Artie Gonzales is the creative who almost never was. A juvenile-tried-as-an-adult at age 16, he spent 21-years of a Life sentence in the California prison system, eight of which included housing within Pelican Bay’s notorious super-max Solitary Confinement unit. It was here that he evolved past the brutality of his surroundings, as well as the highly political stature he held as a gang leader, committing himself to rehabilitation and non-violence. Released as a model prisoner by the Board of Parole Hearings in 2015, he then dedicated himself to building a new life. Applying the same acumen and intelligence that helped him survive the inhumane conditions of our prison system, he has become a leader in his community, an advocate for legislative reforms, and a member of several social justice organizations. After graduating from a Hollywood-oriented workforce development program, Manifest Works of which he presently resides on the board of directors–he rose through the ranks from production assistant to writer, producer, and author of “The Unseen Shackles.” This article sent reverberations throughout the criminal justice reform arena, and is the basis for what he would later coin the term “Conscious Positioning.”
Additionally, he is the Creator and Executive Producer of the anticipated series, “Lessons From A Lifer,” which seeks to shift the culture between the system-impacted and Society by highlighting universal wisdoms and commonality. His platform challenges preconceived notions about what it means to be “System-Impacted,” and creates a fresh narrative as a new voice for this generation of bold storytellers.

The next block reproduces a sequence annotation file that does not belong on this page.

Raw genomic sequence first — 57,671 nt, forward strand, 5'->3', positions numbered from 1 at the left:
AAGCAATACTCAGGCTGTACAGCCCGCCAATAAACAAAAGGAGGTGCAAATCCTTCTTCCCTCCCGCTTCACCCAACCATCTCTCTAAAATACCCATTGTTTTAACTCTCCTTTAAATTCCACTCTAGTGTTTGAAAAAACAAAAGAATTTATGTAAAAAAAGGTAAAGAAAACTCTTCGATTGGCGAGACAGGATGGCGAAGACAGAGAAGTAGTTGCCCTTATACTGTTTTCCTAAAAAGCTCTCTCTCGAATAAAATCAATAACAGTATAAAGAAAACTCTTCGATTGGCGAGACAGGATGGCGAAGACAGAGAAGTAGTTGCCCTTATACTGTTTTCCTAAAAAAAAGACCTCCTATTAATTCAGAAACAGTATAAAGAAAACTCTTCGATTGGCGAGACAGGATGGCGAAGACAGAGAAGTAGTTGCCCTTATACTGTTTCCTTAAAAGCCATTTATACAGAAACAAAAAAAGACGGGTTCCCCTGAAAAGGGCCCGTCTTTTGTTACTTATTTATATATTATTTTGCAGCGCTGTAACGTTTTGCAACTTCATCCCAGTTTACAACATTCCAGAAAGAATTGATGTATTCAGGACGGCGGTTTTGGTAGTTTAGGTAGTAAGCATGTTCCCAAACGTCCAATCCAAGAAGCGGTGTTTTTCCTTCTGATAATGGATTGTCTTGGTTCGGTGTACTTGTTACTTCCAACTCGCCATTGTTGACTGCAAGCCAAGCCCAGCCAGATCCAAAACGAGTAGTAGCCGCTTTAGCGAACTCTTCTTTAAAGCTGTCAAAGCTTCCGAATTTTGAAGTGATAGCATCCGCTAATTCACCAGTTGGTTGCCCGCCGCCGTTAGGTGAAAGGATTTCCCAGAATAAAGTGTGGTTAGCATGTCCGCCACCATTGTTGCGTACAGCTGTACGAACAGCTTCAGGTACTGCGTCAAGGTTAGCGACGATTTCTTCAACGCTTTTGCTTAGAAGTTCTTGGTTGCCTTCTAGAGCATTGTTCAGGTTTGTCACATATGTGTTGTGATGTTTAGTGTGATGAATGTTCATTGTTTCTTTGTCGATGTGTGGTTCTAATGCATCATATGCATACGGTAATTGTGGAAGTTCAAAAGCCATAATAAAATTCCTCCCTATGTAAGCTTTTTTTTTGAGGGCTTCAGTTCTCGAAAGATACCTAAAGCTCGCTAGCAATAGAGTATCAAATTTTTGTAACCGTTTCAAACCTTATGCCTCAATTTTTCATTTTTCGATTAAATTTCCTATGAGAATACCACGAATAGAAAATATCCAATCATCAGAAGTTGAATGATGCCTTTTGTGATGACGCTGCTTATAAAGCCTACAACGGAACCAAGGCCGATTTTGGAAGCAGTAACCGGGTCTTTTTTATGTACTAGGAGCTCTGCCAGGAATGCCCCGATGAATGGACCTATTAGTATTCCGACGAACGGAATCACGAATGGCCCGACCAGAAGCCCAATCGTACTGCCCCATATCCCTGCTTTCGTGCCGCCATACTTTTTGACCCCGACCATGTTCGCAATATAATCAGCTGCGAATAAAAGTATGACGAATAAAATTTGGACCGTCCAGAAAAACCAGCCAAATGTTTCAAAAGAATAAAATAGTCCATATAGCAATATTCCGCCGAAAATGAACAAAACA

is living proof of the power of hope, determination, and optimism. Franky grew up in Lynwood, California, a small suburb of Los Angeles. At
the age of 16, he was arrested for murder, tried and convicted as an adult, and sentenced to life in prison. Throughout the entire process, Franky maintained his innocence and devoted his life to proving that the system made a terrible mistake. For twenty years in prison, Franky never lost hope in himself ,the judicial system, or his unwavering faith in humanity. He wrote hundreds of letters requesting assistance, he filed legal briefs on his own, and after 15 years he finally got the attention of a lawyer who believed in him. During the final court hearing, the new evidence was presented and the prosecutors asked the judge to dismiss all charges. On March 16, 2011, after living